The Reflecting God Study Bible

The Wesley Bible, published in 1990 by Thomas Nelson with the NKJV text was reviewed in the Fall, 1994 Arminian Magazine. While I was in general agreement with most of the comments within the Bible, my evaluation will be limited to the classic Wesleyan understanding of salvation. Concerning the work of the Holy Spirit the Wesley Bible is both contradictory and tends to reflect the viewpoint of the later holiness movement instead of John Wesley.

The Wesley Bible is out of print. An adaptation of it, which omitted three essays in the back, called the Classic Personal Study Bible is also out of print. The essays omitted were "Sanctification -- Initial and Entire," "Biographies of Significant Quoted Writers," and "The Thirty Texts of Wesley."

In 2000 Zondervan printed The Reflecting God Study Bible with the NIV text. It is an adaptation by the Christian Holiness Partnership of The NIV Study Bible. However, the NIV Study Bible had a Calvinistic bias. Their task was to edit and revise the existing notes to provide a distinctively Wesleyan emphasis. The page format could not be changed. The writers were to review what was written to determine if the notes included material inappropriate from a Wesleyan point of view and rewrite it, or if some opportunity to express a Wesleyan point of view had been missed to add it. However, regardless of how many words were added or deleted, each page had to end up with the same number of words as the original NIV Study Bible. Zondervan accepted most of what was submitted.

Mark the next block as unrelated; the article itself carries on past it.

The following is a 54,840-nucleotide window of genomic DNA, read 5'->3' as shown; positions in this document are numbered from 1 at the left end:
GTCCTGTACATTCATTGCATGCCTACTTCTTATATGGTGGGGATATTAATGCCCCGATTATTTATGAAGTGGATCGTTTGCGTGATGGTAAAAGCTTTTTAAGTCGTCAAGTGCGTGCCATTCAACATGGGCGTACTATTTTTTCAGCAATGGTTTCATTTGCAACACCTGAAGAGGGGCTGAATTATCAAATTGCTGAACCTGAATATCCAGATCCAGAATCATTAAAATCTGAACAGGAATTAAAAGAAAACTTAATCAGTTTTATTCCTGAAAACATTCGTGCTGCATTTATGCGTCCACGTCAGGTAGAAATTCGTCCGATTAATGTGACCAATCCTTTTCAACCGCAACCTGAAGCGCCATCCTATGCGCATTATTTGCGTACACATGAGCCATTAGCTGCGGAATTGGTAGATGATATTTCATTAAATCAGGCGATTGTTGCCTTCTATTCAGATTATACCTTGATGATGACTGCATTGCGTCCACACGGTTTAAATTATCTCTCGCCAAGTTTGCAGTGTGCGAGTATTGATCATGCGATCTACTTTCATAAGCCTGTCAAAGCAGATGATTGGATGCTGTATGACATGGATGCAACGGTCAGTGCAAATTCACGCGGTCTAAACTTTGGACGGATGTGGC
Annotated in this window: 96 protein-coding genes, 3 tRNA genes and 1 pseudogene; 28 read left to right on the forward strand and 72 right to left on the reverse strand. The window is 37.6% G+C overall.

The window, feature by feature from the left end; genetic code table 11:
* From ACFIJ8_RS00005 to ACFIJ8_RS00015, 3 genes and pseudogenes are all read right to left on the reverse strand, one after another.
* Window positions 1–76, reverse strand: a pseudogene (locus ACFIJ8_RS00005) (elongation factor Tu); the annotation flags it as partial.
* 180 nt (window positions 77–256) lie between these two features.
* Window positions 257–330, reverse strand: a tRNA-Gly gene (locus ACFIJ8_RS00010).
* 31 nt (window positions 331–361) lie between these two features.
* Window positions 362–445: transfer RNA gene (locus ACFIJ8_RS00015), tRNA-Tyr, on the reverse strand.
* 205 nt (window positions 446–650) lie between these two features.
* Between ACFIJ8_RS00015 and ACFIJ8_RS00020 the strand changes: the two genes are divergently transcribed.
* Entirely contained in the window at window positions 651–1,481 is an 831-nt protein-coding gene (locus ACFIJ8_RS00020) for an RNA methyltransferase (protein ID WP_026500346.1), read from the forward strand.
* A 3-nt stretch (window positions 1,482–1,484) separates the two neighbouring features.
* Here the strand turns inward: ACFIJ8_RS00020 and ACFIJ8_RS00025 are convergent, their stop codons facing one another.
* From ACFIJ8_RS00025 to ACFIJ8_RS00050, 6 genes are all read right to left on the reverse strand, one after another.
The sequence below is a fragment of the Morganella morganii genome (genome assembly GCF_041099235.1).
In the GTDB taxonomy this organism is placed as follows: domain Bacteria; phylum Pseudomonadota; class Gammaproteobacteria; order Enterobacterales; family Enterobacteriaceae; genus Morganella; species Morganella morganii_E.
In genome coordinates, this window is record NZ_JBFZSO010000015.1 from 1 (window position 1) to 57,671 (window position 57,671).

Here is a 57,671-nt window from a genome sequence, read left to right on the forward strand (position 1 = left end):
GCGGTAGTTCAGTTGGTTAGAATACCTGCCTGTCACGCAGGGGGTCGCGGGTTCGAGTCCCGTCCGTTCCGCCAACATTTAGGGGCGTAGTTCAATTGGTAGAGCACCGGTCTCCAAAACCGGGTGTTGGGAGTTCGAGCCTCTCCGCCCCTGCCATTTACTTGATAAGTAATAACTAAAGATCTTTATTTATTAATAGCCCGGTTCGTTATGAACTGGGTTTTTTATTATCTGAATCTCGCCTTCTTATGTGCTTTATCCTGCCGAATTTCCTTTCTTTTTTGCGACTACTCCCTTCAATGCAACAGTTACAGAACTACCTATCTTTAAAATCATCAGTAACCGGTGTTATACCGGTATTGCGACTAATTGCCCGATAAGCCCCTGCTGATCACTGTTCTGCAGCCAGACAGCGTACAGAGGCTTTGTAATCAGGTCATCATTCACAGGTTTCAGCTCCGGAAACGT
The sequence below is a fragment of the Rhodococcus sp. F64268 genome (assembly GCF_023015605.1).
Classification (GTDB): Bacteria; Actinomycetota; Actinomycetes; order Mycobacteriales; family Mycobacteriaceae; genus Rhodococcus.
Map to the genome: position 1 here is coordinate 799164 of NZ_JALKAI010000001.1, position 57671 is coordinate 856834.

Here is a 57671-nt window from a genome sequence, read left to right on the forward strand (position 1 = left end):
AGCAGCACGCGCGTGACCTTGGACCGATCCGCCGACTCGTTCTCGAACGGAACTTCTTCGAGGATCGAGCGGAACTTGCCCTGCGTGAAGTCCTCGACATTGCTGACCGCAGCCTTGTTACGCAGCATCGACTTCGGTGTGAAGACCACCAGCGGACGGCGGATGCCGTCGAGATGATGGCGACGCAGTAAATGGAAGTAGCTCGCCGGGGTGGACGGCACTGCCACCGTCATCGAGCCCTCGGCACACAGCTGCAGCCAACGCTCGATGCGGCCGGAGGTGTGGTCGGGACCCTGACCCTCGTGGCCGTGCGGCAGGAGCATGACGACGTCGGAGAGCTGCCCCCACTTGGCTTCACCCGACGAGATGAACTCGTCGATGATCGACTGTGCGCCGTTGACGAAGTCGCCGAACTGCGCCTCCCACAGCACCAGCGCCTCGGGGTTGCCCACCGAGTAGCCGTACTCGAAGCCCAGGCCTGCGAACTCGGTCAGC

Under such limitations, the notes are not that helpful. While the most misleading notes have been edited, all too often opportunities to expound the Wesleyan emphasis are missed. I also missed the quotations from leading Wesleyan writers which were contained in The Wesley Bible.

In addition to the notes, there are fifteen essays inserted. These basic introductions, definitely written at a lay level, deal in everyday language with such themes as how to study the Bible in the first section. The second section contains an overview of Wesleyan doctrine. Steve Harper deals with prevenient grace, although never using that terminology, in "The Gift of Human Freedom." "The Miracle of Transforming Grace" well describes the victory of the new birth. I have felt that the little booklet "Living the Holy Life Today," by Elmer Parsons, a Free Methodist bishop, was one of the most adequate recent presentations of the doctrine of entire sanctification. In this study Bible Parsons deals very adequately with sanctification in the essay "The Experience of Sanctifying Grace." The theme of holiness is expanded in other essays to incorporate the church as a holy community and the dimension of social holiness. The final section of essays deal with the dynamic of holy love in loving God, loving others, loving yourself, and in the final essay by William Greathouse, "Perfecting Love."

I would conclude that the essays in the Reflecting God Study Bible are probably better than those in The Wesley Bible, but the notes themselves are not as good. Although there is a glut of study Bibles on the market, currently the Reflecting God Study Bible, with its limitations, is the only Wesleyan-Arminian study Bible in print.